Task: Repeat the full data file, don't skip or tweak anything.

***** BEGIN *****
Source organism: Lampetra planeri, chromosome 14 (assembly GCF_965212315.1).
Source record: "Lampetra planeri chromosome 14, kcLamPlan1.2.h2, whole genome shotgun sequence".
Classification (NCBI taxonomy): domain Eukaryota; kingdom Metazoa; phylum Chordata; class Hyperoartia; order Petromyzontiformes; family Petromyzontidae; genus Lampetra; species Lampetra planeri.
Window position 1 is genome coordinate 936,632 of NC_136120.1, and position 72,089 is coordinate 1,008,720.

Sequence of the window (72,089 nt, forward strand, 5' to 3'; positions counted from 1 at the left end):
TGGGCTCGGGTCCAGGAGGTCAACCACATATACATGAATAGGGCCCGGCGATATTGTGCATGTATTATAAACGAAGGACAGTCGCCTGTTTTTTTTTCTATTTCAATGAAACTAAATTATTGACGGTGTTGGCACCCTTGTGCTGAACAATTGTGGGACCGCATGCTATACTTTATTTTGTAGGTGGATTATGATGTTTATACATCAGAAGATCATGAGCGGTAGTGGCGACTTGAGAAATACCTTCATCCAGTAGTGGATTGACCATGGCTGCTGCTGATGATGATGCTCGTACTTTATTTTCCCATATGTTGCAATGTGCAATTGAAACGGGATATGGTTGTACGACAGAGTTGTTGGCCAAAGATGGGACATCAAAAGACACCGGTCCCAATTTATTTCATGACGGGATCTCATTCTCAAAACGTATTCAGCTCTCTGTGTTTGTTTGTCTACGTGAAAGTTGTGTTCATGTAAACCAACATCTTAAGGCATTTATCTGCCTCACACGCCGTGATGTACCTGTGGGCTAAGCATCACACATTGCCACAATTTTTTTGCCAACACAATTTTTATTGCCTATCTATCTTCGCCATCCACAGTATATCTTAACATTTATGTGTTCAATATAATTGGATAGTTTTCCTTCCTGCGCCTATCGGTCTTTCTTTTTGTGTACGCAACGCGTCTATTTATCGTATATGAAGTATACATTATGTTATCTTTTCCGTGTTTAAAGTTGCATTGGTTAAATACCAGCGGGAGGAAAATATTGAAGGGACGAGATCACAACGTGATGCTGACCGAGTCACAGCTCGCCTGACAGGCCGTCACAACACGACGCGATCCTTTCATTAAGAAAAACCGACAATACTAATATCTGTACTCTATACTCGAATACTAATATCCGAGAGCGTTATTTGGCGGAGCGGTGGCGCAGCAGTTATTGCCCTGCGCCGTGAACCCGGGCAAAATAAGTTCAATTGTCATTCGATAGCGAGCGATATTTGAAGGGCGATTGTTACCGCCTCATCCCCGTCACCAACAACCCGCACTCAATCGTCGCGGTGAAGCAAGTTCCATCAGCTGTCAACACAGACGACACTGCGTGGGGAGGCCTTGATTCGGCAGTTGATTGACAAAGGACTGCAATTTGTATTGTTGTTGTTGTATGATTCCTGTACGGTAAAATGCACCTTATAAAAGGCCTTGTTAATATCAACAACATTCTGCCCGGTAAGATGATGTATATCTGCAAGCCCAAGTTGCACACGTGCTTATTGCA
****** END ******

Source organism: Lampetra planeri, chromosome 14 (assembly GCF_965212315.1).
Source record: "Lampetra planeri chromosome 14, kcLamPlan1.2.h2, whole genome shotgun sequence".
Classification (NCBI taxonomy): domain Eukaryota; kingdom Metazoa; phylum Chordata; class Hyperoartia; order Petromyzontiformes; family Petromyzontidae; genus Lampetra; species Lampetra planeri.
Window position 1 is genome coordinate 936,632 of NC_136120.1, and position 72,089 is coordinate 1,008,720.

Sequence of the window (72,089 nt, forward strand, 5' to 3'; positions counted from 1 at the left end):
TGGGCTCGGGTCCAGGAGGTCAACCACATATACATGAATAGGGCCCGGCGATATTGTGCATGTATTATAAACGAAGGACAGTCGCCTGTTTTTTTTTCTATTTCAATGAAACTAAATTATTGACGGTGTTGGCACCCTTGTGCTGAACAATTGTGGGACCGCATGCTATACTTTATTTTGTAGGTGGATTATGATGTTTATACATCAGAAGATCATGAGCGGTAGTGGCGACTTGAGAAATACCTTCATCCAGTAGTGGATTGACCATGGCTGCTGCTGATGATGATGCTCGTACTTTATTTTCCCATATGTTGCAATGTGCAATTGAAACGGGATATGGTTGTACGACAGAGTTGTTGGCCAAAGATGGGACATCAAAAGACACCGGTCCCAATTTATTTCATGACGGGATCTCATTCTCAAAACGTATTCAGCTCTCTGTGTTTGTTTGTCTACGTGAAAGTTGTGTTCATGTAAACCAACATCTTAAGGCATTTATCTGCCTCACACGCCGTGATGTACCTGTGGGCTAAGCATCACACATTGCCACAATTTTTTTGCCAACACAATTTTTATTGCCTATCTATCTTCGCCATCCACAGTATATCTTAACATTTATGTGTTCAATATAATTGGATAGTTTTCCTTCCTGCGCCTATCGGTCTTTCTTTTTGTGTACGCAACGCGTCTATTTATCGTATATGAAGTATACATTATGTTATCTTTTCCGTGTTTAAAGTTGCATTGGTTAAATACCAGCGGGAGGAAAATATTGAAGGGACGAGATCACAACGTGATGCTGACCGAGTCACAGCTCGCCTGACAGGCCGTCACAACACGACGCGATCCTTTCATTAAGAAAAACCGACAATACTAATATCTGTACTCTATACTCGAATACTAATATCCGAGAGCGTTATTTGGCGGAGCGGTGGCGCAGCAGTTATTGCCCTGCGCCGTGAACCCGGGCAAAATAAGTTCAATTGTCATTCGATAGCGAGCGATATTTGAAGGGCGATTGTTACCGCCTCATCCCCGTCACCAACAACCCGCACTCAATCGTCGCGGTGAAGCAAGTTCCATCAGCTGTCAACACAGACGACACTGCGTGGGGAGGCCTTGATTCGGCAGTTGATTGACAAAGGACTGCAATTTGTATTGTTGTTGTTGTATGATTCCTGTACGGTAAAATGCACCTTATAAAAGGCCTTGTTAATATCAACAACATTCTGCCCGGTAAGATGATGTATATCTGCAAGCCCAAGTTGCACACGTGCTTATTGCA